Impulsive Star digs deep for Warwick win

IMPULSIVE Star shed his maiden tag over fences with a determined victory in the Classic Chase at Warwick.

Sam Waley-Cohen and Impulsive Star, right, trail Callet Mad, ridden by James Bowen, over the last fence before going on to win at Warwick on Saturday (Picture: Julian Herbert/PA Wire).

Neil Mulholland’s charge was winless after five previous outings over the larger obstacles, but had run some fine races in defeat, most notably finishing fourth in the National Hunt Chase at Cheltenham in March.

The eight-year-old was last seen chasing home Ok Corral – a winner earlier on the card – at Plumpton last month.

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Last year’s winner Milansbar gave a bold sight in front for much of the three-mile five-furlong journey, but was a spent force racing down the back straight for the second time and Impulsive Star took the lead under Cheltenham Gold Cup-winning jockey Sam Waley-Cohen, carrying the colours of his father Robert.

Calett Mad and Crosspark both threw down strong challenges in the home straight, but Mulholland’s charge dug deep and saw off the former by three and a quarter lengths.

Mulholland said: “I’m delighted with him. He had a nice little pipe-opener round Plumpton the other day and obviously the winner of that race won earlier on.

“We knew he’d improve for the run, he had a light weight on his back and we felt he was on a nice mark.”

Impulsive Star is in line for another tilt at the National Hunt Chase at Cheltenham. Mulholland added: “He ran well in the National Hunt Chase last year and obviously he’s still a novice, so that’s the plan again.”

Nicky Henderson pointed towards a return to the highest level for Top Notch after he opened his account for the season in the 32Red Casino Chase at Kempton.

After suffering a bad reaction to a flu jab the popular eight-year-old only made his seasonal return last month when finishing third in the JLT Hurdle at Ascot.

Switched back to fences the Simon Munir- and Isaac Soude-owned gelding took a decisive step forward from his comeback as he found plenty to take the Listed prize by five lengths.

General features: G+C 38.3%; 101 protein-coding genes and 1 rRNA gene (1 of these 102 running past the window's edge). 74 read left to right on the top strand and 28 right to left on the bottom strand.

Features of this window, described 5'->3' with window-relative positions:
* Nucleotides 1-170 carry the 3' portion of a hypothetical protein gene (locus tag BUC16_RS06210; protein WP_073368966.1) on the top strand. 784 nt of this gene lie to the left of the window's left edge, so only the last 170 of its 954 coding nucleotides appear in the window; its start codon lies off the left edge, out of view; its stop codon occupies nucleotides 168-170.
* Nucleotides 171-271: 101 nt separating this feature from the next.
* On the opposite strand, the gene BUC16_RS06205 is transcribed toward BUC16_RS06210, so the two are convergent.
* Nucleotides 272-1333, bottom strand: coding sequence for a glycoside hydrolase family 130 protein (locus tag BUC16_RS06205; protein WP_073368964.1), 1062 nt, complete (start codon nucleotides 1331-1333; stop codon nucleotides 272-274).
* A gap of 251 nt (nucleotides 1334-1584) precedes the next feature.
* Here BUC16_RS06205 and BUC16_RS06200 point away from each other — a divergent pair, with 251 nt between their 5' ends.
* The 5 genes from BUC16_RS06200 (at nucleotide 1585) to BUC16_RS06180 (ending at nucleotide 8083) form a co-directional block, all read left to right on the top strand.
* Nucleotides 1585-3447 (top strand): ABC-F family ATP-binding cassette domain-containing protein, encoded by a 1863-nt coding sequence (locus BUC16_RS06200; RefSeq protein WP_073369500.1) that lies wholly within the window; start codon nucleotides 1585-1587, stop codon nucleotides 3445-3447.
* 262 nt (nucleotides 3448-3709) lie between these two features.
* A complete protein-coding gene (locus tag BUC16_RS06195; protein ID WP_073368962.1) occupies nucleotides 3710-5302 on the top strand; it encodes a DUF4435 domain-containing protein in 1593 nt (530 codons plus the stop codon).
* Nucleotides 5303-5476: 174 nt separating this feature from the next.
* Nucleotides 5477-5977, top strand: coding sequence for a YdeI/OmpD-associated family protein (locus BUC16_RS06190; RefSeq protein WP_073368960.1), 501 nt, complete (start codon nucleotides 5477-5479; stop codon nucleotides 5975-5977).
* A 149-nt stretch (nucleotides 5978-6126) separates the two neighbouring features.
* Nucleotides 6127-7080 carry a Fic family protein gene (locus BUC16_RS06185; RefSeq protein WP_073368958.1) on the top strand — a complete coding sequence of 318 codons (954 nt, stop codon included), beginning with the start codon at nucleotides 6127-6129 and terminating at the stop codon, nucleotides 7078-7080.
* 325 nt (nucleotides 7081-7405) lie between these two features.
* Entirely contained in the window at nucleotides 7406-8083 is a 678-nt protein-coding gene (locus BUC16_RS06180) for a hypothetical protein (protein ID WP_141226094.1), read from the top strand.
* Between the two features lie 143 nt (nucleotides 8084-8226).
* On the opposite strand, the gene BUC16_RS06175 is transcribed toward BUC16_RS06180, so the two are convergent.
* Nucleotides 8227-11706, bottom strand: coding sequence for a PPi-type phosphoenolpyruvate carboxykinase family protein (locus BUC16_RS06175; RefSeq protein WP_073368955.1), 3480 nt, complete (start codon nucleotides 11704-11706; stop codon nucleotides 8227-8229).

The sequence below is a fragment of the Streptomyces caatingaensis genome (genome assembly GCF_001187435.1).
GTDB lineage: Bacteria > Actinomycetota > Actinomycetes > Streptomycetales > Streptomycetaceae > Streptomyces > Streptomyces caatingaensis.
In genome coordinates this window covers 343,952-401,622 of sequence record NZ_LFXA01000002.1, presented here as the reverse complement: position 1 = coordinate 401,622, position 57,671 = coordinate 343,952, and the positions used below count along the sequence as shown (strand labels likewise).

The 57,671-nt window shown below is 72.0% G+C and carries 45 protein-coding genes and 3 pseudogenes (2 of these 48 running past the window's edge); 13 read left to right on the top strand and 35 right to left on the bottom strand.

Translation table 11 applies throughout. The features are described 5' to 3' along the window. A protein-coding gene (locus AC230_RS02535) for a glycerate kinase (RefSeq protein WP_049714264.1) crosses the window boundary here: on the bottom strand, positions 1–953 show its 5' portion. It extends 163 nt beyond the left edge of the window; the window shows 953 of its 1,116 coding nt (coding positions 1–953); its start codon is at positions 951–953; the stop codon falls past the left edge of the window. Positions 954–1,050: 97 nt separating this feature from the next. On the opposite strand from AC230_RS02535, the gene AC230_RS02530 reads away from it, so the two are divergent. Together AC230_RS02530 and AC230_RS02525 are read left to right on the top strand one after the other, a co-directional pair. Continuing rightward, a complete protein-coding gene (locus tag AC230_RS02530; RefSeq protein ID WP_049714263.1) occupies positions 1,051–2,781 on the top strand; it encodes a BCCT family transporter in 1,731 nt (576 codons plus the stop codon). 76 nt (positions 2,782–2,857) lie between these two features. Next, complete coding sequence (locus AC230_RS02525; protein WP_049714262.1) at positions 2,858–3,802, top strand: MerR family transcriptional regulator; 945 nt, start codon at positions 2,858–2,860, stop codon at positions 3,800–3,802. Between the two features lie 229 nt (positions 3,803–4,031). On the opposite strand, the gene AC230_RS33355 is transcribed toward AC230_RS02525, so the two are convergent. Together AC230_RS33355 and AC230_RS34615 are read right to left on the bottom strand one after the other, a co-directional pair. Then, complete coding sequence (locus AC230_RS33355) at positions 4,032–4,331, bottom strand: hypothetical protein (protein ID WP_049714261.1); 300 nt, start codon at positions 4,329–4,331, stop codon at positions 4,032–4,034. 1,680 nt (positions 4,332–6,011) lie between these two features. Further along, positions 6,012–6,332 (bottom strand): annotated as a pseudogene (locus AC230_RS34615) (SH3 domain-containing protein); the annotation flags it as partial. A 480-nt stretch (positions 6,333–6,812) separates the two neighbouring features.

Meanwhile, Mercian Prince moved a step closer to a return outing over the Grand National fences at Aintree when jumping his rivals into the ground in the two-and-a-half mile chase under jockey Jack Quinlan.

Following this 17-length success, trainer Amy Murphy said: “The aim was the Topham. We might have ruined his handicap mark for that, but around Aintree it doesn’t matter. He jumped round in the Sefton like they were a lot of showjumps.

“That day it was heavy ground and it just caught him out after the (Melling) road.”

Brian Ellison has said Cheltenham Gold Cup contender Definitly Red will have a racecourse gallop at Sedgefield later this month before completing his big-race preparations with a piece of exercise at Wetherby on February 19.

The Malton trainer has decided not to give Definitly Red a prep race for the Gold Cup following high-profile successes in Wetherby’s Charlie Hall Chase, and the Many Clouds Chase at Aintree, under Danny Cook.

He is also hopeful, looking at the longer-range weather forecast, that conditions will be slightly quicker at Cheltenham in March than last year when the horse finished sixth in the Gold Cup on unsuitably soft ground.

Lady Buttons, a three-time winner for Catterick trainer Phil Kirby this season, is due to line up in a Listed Mares Chase at Huntingdon on January 25.

The mare, owned by Jayne and Keith Sivills, was last week handed an eyecatching entry in the two-mile Queen Mother Champion Chase at the Cheltenham Festival.

However, Lady Buttons will need a new jockey for her next assignment as regular rider Adam Nicol continues to recover from a broken leg suffered in a New Year’s Day fall at Musselburgh.

He has been in the saddle for each of the 24 races that Lady Buttons has contested under National Hunt rules, including all 11 wins.

Leyburn trainer Jedd O’Keeffe’s top Flat performer Lord Yeats was narrowly beaten by Encore Champs at Kelso.

The result was a rerun of the race at Wetherby in November when Lord Yeats, on his hurdling debut, had to play second fiddle to the Warren Greatrex-trained Encore Champs.

Lord Yeats, owned by Geoff and Sandra Turnbull, was then a wide-margin winner at Hexham.